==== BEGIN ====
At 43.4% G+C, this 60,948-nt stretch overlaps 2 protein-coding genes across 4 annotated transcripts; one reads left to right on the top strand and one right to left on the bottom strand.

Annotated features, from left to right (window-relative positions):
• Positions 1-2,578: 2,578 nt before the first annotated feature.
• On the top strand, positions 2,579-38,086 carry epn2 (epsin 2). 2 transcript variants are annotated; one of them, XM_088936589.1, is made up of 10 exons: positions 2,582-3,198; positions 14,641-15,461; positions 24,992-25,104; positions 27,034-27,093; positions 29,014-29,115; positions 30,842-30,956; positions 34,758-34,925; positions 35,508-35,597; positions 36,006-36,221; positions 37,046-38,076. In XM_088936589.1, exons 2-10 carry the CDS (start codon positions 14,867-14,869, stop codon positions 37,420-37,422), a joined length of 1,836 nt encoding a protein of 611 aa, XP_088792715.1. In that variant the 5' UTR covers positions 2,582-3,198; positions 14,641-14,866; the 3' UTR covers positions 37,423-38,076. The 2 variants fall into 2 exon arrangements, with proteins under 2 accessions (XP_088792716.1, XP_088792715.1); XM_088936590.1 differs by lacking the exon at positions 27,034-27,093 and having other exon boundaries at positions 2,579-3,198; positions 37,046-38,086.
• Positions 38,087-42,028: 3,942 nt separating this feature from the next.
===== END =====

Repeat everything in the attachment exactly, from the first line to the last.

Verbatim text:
At 43.4% G+C, this 60,948-nt stretch overlaps 2 protein-coding genes across 4 annotated transcripts; one reads left to right on the top strand and one right to left on the bottom strand.

Annotated features, from left to right (window-relative positions):
• Positions 1-2,578: 2,578 nt before the first annotated feature.
• On the top strand, positions 2,579-38,086 carry epn2 (epsin 2). 2 transcript variants are annotated; one of them, XM_088936589.1, is made up of 10 exons: positions 2,582-3,198; positions 14,641-15,461; positions 24,992-25,104; positions 27,034-27,093; positions 29,014-29,115; positions 30,842-30,956; positions 34,758-34,925; positions 35,508-35,597; positions 36,006-36,221; positions 37,046-38,076. In XM_088936589.1, exons 2-10 carry the CDS (start codon positions 14,867-14,869, stop codon positions 37,420-37,422), a joined length of 1,836 nt encoding a protein of 611 aa, XP_088792715.1. In that variant the 5' UTR covers positions 2,582-3,198; positions 14,641-14,866; the 3' UTR covers positions 37,423-38,076. The 2 variants fall into 2 exon arrangements, with proteins under 2 accessions (XP_088792716.1, XP_088792715.1); XM_088936590.1 differs by lacking the exon at positions 27,034-27,093 and having other exon boundaries at positions 2,579-3,198; positions 37,046-38,086.
• Positions 38,087-42,028: 3,942 nt separating this feature from the next.